oyabun - boss


oyabun 親分 boss, gang leader, godfather

oyabun 親分 "surrogate parent / father", leader
kobun 子分 "surrogate child", gang member, "children of the oyabun"
anikibun 兄貴分 "surrogate elder brother", elder member of a gang/group
- - - - - anibun 兄分

source : www.raizofan.net

- Two famous oyabun of the Edo period:

. Zenigata Heiji Oyabun 銭型平次親分 .
Fiction caracter

. Shimizu no Jirocho 清水次郎長 and his kobun Ishimatsu 石松 .
(1820 - 1893)

. kyookaku 侠客 Kyokaku, "chivalrous Yakuza" .
. Banzuiin Chōbei 幡随院長兵衛 Banzuin Chobei . (1622–1657)
. Kunisada Chuuji 国定忠治 Kunisada Chuji . (1810-1851)
. Shinmon Tatsugoro 新門辰五郎 . (?1792 / ?1800 - 1875)

. oyakata 親方 boss, foreman, master craftsman leader .


- quote
Despite uncertainty about the single origin of yakuza organizations, most modern yakuza derive from two classifications which emerged in the mid-Edo Period (1603–1868): tekiya, those who primarily peddled illicit, stolen or shoddy goods; and bakuto, those who were involved in or participated in gambling.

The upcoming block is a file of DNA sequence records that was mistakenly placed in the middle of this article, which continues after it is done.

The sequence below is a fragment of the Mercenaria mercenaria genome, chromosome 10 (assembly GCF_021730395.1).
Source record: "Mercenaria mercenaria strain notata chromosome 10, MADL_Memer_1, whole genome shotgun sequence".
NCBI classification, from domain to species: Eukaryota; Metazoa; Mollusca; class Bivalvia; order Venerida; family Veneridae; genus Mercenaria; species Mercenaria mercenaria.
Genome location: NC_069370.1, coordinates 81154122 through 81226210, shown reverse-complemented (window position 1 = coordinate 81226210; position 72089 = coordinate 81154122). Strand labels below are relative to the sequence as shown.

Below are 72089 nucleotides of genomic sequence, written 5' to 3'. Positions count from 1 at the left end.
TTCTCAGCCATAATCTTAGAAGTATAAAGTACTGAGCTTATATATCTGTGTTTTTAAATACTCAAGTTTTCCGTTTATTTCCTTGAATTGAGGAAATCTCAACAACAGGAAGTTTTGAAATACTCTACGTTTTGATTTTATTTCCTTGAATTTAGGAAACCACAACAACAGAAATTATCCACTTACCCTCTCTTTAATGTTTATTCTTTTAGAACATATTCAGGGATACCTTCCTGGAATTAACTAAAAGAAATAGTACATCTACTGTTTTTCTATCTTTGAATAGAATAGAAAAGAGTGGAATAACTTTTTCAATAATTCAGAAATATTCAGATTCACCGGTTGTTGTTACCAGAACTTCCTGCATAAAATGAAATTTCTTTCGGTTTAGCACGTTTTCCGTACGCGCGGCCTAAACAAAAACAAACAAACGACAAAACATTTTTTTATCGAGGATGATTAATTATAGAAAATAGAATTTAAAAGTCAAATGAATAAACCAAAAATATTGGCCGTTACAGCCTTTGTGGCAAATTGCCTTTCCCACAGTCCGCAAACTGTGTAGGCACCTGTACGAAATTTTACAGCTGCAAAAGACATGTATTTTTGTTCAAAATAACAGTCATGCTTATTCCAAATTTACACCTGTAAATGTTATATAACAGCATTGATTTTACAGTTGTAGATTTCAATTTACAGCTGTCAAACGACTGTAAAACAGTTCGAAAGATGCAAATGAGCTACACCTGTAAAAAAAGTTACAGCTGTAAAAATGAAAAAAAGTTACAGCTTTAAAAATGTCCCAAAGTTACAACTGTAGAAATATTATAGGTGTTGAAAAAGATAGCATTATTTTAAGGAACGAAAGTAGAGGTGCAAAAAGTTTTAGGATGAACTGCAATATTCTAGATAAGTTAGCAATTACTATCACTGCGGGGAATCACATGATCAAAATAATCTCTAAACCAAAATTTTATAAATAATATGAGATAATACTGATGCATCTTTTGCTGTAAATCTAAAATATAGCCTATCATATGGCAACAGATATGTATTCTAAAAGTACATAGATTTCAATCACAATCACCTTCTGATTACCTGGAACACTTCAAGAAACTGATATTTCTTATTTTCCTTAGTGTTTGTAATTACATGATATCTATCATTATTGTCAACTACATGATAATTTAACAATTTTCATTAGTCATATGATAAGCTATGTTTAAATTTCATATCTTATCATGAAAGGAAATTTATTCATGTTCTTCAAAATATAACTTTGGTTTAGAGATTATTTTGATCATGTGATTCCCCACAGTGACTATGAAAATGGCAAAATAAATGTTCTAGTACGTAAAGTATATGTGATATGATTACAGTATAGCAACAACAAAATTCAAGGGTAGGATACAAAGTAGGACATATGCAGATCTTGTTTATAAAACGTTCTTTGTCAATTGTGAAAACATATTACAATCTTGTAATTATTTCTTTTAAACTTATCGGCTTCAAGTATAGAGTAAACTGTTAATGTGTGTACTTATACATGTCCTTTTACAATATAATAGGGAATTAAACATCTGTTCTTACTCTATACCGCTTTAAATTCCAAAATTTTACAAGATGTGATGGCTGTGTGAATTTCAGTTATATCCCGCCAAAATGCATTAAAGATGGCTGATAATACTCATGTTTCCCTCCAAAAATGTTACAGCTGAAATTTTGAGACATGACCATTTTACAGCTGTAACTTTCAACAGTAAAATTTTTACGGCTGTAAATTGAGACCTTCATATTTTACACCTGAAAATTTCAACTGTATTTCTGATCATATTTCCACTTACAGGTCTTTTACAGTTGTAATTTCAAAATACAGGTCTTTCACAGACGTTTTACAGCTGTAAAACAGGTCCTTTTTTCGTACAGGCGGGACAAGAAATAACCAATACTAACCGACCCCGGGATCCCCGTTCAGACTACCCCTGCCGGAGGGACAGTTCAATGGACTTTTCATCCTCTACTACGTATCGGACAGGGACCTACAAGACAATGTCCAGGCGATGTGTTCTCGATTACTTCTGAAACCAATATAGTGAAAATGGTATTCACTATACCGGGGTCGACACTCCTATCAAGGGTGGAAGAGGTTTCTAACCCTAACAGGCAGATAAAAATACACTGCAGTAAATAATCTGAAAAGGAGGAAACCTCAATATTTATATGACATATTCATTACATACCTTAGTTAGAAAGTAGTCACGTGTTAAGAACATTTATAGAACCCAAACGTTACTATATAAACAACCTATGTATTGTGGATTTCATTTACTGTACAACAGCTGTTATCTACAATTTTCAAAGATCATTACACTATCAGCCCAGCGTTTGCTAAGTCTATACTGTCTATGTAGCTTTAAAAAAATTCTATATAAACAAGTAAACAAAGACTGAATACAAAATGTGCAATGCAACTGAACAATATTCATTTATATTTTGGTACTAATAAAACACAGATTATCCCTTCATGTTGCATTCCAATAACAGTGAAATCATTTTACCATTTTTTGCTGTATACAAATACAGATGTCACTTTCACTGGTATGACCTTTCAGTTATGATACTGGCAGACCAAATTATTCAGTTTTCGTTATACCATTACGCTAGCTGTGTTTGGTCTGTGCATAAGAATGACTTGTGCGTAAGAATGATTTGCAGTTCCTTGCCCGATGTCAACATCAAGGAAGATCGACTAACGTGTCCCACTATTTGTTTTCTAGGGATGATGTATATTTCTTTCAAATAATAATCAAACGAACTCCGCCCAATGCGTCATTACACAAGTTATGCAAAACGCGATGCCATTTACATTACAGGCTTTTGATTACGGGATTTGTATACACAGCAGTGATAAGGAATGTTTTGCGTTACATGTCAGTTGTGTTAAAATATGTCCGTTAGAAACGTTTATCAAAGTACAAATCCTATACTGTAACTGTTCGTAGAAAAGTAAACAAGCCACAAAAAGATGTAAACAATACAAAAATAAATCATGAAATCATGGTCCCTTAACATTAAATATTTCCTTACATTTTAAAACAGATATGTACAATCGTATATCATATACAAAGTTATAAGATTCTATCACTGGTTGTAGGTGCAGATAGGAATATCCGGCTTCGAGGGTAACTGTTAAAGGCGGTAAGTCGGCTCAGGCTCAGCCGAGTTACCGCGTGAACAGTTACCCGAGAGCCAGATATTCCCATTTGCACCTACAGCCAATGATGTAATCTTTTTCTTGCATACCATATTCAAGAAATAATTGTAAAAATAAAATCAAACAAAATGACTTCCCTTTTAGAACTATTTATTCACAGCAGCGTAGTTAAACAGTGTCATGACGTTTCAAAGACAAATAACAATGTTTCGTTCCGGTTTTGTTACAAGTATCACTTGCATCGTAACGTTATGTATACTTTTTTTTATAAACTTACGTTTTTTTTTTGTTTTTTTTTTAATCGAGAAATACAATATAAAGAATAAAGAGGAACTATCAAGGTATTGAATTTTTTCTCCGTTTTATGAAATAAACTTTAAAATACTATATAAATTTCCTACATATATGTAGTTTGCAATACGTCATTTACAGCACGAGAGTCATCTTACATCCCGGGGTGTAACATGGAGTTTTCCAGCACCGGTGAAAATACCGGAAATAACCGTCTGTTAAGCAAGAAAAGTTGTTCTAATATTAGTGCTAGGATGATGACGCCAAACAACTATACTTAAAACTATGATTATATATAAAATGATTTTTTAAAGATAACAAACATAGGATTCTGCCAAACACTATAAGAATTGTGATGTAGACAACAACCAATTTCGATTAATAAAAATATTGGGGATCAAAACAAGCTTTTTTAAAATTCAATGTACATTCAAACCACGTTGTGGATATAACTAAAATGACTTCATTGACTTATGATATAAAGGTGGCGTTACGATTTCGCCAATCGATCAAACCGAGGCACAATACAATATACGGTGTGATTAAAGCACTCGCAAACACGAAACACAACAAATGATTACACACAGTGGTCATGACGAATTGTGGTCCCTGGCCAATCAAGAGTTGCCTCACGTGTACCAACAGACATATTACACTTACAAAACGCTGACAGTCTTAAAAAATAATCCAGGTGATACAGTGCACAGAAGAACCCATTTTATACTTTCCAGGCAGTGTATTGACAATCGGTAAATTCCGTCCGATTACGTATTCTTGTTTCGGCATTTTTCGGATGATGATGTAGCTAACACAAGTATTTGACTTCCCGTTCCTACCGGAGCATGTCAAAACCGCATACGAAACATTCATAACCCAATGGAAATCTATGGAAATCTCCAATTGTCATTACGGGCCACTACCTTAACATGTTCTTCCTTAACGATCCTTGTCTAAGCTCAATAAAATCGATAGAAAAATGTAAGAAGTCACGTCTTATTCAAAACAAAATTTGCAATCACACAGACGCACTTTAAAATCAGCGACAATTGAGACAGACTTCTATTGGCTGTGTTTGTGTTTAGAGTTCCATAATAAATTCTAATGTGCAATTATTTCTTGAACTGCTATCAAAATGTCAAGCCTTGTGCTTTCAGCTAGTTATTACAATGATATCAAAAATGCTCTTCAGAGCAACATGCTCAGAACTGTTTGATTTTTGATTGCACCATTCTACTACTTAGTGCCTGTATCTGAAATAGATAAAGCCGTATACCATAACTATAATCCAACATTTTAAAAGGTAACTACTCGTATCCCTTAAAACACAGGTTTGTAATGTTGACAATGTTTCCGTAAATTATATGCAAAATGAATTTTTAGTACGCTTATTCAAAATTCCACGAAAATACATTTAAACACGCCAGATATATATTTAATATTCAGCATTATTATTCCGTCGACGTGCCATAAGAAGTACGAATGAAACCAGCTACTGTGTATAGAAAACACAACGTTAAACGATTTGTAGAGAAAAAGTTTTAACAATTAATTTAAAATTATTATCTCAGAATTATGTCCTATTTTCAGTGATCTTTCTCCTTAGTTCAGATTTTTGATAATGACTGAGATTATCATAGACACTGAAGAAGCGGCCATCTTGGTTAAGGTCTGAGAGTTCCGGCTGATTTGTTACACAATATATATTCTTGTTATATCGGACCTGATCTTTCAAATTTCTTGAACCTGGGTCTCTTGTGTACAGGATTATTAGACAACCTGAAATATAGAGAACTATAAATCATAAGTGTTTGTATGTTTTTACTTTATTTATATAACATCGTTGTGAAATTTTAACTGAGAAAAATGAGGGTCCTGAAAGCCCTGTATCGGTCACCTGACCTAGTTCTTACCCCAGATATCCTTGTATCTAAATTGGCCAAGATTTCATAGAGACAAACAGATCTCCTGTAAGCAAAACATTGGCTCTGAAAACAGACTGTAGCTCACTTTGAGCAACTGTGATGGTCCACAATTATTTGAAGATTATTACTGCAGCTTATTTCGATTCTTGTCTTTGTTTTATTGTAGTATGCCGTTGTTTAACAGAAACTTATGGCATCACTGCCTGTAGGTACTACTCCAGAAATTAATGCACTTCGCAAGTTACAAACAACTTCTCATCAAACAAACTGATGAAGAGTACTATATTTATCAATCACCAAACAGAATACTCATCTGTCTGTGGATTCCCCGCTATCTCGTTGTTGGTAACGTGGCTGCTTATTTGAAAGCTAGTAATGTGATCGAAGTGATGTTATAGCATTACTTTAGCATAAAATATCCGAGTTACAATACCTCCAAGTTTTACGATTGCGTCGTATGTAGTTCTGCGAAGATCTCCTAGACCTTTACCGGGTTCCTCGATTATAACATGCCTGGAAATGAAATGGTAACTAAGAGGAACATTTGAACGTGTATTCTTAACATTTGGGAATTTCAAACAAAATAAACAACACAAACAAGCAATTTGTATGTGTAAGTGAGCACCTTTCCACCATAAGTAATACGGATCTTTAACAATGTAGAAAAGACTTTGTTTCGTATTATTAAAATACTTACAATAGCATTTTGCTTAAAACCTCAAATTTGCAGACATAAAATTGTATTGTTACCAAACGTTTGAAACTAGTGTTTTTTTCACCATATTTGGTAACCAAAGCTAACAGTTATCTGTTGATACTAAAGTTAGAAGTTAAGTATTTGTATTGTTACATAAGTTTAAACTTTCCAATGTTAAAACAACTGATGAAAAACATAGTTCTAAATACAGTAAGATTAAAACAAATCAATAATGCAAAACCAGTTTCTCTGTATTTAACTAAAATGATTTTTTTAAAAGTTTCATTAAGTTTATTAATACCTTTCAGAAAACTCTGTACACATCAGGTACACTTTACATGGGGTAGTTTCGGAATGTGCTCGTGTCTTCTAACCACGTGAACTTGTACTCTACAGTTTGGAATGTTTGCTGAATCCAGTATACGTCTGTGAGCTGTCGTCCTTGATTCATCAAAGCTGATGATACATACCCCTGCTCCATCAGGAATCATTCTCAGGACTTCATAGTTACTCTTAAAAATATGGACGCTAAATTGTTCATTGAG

Tekiya (peddlers) were considered one of the lowest social groups in Edo. As they began to form organizations of their own, they took over some administrative duties relating to commerce, such as stall allocation and protection of their commercial activities. During Shinto festivals, these peddlers opened stalls and some members were hired to act as security. Each peddler paid rent in exchange for a stall assignment and protection during the fair.

The Edo government eventually formally recognized such tekiya organizations and granted the oyabun (leaders) of tekiya a surname as well as permission to carry a sword — the nagawakizashi, or short samurai sword (the right to carry the katana, or full-sized samurai swords, remained the exclusive right of the nobility and samurai castes). This was a major step forward for the traders, as formerly only samurai and noblemen were allowed to carry swords.

Bakuto (gamblers) had a much lower social standing even than traders, as gambling was illegal.
© More in the WIKIPEDIA !


- - - - - H A I K U - - - - -

. Kobayashi Issa 小林一茶 in Edo .

On 10/27 (Dec. 10) in 1803, when Issa was staying with his friend and patron Natsume Seibi in Edo, he wrote a group of winter hokku on one topic. The following three hokku from this group seem to form a loose series that comment on each other. More research needs to be done on the historical context of these three hokku, but I offer the following provisional translations :

across the street
a godfather's house --
blowfish chowder

oyabun to ie muki-oute fukuto-jiru

how much
does your boss eat?
blowfish chowder

nanjira ga oyabun ikura fukuto-jiru

even in Kyoto,
they say, he has followers --
blowfish chowder

miyako ni mo kobun ari to ya fukuto-jiru